Joyce Glasser reviews Love & Friendship (from May 27, 2016) Cert. U, 93 min.
Love & Friendship is a feel-good treat, not just for Jane Austen fans, but for anyone who likes a stinging, witty comedy of manners. Whit Stillman’s clever adaptation of nineteen-year-old Jane Austen’s Lady Susan brings out that novella’s sharp wit and biting satire, while adding pace, atmosphere and laugh-out-line comedy to her first completed, though unpublished, novel. In Kate Beckinsale, who commands the film as her character does the lives of her friends and relatives, Stillman finds the perfect embodiment of the beautiful Lady Susan Vernon.
While the social satire, class divide, dependent status of women and feminist viewpoint of the mature Austen are all present in Lady Susan, the manipulative 35-year-old widow, Susan is a far cry from Emma. Austen never returned to a character of Susan’s age or widowed status, or one so wicked. But Susan, an intelligent woman forced by social mores to marry, and now remarry for money, is surely one of Austen’s most unforgettable characters.
The novella, influenced by the 18th Century fashion for the epistolary writing, is imprisoned in a format that Austen never used again. Whitman frees the dialogue and characters from their postal correspondence and brilliantly turns their prose into dialogue. By introducing us at the outset to the various stately home locations with a caption, and to the various characters who write letters, (or are referred to in the letters) from these locations, Stillman keeps the link with the literary origins of his film.
After her neglected husband dies, Lady Susan moves to the large estate of Langford. From what we hear through rumour, her intimate relationship with the mousey, hysterical Lady Lucy Manwaring’s (Jenn Murray) handsome husband (Lochlann O’Mearáin) has prompted her to leave Langford prematurely. Referring to Lucy Manwaring, Susan says, with unfeigned rectitude: ‘If she is going to be jealous, she shouldn’t have married such a charming man.’
With nowhere else to go, Susan decides it is time to get to know her nieces and nephews and pays an unwanted visit to her in-laws at Churchill, another beautiful country estate (the film was shot on location in Ireland). The kindly, obliging Charles Vernon (Justin Edwards) passes no judgement and overlooks Susan’s reputation as a manipulative man eater, while his wife Catherine (Emma Greenwell) distrusts Susan and her motivations.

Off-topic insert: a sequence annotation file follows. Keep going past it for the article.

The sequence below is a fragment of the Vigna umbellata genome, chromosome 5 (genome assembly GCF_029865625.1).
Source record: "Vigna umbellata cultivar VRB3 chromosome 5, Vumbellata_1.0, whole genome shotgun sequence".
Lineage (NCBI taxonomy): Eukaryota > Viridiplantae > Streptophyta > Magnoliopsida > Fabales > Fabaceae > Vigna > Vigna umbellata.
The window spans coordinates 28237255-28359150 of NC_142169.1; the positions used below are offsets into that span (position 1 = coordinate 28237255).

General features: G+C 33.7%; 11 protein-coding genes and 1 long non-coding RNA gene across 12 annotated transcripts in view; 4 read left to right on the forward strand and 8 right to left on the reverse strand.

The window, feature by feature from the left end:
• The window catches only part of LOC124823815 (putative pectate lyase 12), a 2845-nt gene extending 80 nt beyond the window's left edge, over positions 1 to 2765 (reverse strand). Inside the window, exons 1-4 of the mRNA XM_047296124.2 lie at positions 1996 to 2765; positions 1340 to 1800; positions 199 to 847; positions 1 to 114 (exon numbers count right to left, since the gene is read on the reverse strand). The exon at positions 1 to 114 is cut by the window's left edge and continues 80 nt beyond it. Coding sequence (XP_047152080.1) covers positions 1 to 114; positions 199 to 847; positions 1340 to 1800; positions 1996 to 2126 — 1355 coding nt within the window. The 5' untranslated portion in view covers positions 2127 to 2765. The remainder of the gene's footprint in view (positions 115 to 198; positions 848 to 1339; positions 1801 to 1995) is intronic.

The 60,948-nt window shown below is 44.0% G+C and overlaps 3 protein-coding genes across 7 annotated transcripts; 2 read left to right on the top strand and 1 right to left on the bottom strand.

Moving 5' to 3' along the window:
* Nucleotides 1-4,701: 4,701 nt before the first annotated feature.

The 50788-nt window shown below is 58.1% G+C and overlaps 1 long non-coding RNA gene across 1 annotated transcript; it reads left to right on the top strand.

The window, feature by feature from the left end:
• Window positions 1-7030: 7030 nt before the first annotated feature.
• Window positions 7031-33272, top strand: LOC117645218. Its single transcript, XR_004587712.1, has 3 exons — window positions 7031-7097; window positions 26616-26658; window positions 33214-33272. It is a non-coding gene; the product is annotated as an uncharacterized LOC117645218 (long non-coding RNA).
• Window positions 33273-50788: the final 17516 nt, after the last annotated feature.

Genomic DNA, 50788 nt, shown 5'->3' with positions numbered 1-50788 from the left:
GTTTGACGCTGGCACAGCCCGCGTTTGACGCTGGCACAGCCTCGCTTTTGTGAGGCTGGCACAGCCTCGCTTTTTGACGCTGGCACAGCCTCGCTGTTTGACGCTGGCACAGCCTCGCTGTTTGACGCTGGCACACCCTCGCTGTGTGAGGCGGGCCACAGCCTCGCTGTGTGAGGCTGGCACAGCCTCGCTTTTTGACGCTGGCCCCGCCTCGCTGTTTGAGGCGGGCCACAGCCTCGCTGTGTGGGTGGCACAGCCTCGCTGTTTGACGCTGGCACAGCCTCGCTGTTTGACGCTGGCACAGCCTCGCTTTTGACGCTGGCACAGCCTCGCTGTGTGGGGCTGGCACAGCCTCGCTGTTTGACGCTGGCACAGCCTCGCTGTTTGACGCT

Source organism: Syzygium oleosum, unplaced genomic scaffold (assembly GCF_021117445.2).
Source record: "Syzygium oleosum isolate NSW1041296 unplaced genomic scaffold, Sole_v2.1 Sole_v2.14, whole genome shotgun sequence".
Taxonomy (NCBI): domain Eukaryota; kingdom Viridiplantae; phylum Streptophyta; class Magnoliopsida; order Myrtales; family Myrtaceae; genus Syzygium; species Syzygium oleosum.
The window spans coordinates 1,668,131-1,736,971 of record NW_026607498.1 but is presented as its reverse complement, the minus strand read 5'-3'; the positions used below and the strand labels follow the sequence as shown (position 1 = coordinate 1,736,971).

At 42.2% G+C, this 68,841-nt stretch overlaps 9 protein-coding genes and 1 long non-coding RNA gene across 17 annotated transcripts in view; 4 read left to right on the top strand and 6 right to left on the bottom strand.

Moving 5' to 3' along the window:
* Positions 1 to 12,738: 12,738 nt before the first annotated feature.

Catherine becomes all the more concerned when her handsome, younger brother, Reginald DeCourcy (Xavier Samuel) falls under Lady Susan’s spell. Since Reginald is the sole male heir to their father’s large fortune, and expected to marry an unblemished, rich aristocrat of his age, Catherine writes to her parents (James Fleet and Jemma Redgrave, both wonderful) and alarms them into futile action.
While most mothers put their offspring before themselves, and think only of their well-being, Lady Susan’s maternal instinct takes a back seat to practicality. When Lady Susan hears the news that her sixteen-year-old daughter Frederica (Morfydd Clark) has run away from the boarding school she lets slip, ‘this is the last place she would come,’ tipping off the Vernon’s to the estranged relationship between mother and daughter.
As if things were not chaotic enough, Sir James Martin (Tom Bennett, brilliant) shows up at Churchill, uncertain whether he is there to court Frederica or her mother. The dim-witted, but very rich, Sir James cannot spare the bemused Vernons from a protracted discourse on how he had difficulty finding Churchill, because he was looking for a church and a hill and found neither. After meeting Sir James, Catherine Vernon becomes determined to protect the sympathetic Frederica from an arranged marriage to this idiot.
Frederica, while wishing to be polite about the bungling Sir James, reminds her mother that ‘marriage is for one’s whole life.’ Lady Susan mumbles, ‘not in my experience.’
Stillman stages a coup in reuniting Kate Beckinsale and Chloë Sevigny from his 1998 film, The Last Days of Disco, once again playing friends and confidantes with the same contrasting personalities. The two have the familiarity of two old friends and are delightful as they conspire together to survive with dignity in a man’s world. Sevigny plays Alicia Johnson, an American who was sent to England for an advantageous marriage, only to end up with the much older, conservative Mr Johnson (Stephen Fry), who suffers from gout.
Although Mr Johnson forbids his wife to see Lady Susan, the two sneak around together, once encountering a man on the street who approaches Lady Susan as an old friend would approach a long last school mate. ‘Do you know him?’ asks Alicia with surprise after Susan orders the man to, ‘get away or I’ll have you whipped’. ‘I know him well,’ Susan replies. ‘I would never speak to a stranger like that!’
While Stillman has turned the novella into a genuine comedy, the dark social issues that drive the plot and characters, including Susan and Frederica’s dependency on relatives and wealthy suitors and Alicia Johnson’s plight as a woman at the mercy of her controlling husband, are allowed to surface as they do in Austen’s novels. When Susan tells Alicia, ‘what a mistake you made marrying Mr Johnson; too old to be governable and too young to die,’ she is not joking.
Love & Friendship is a more enjoyable film than Stillman’s Damsels in Distress, though the irony of that title would have been particularly apt here. Though this is Beckinsale’s film, the entire ensemble cast are terrific as they find themselves to be no match for the serenely calculating Lady Susan.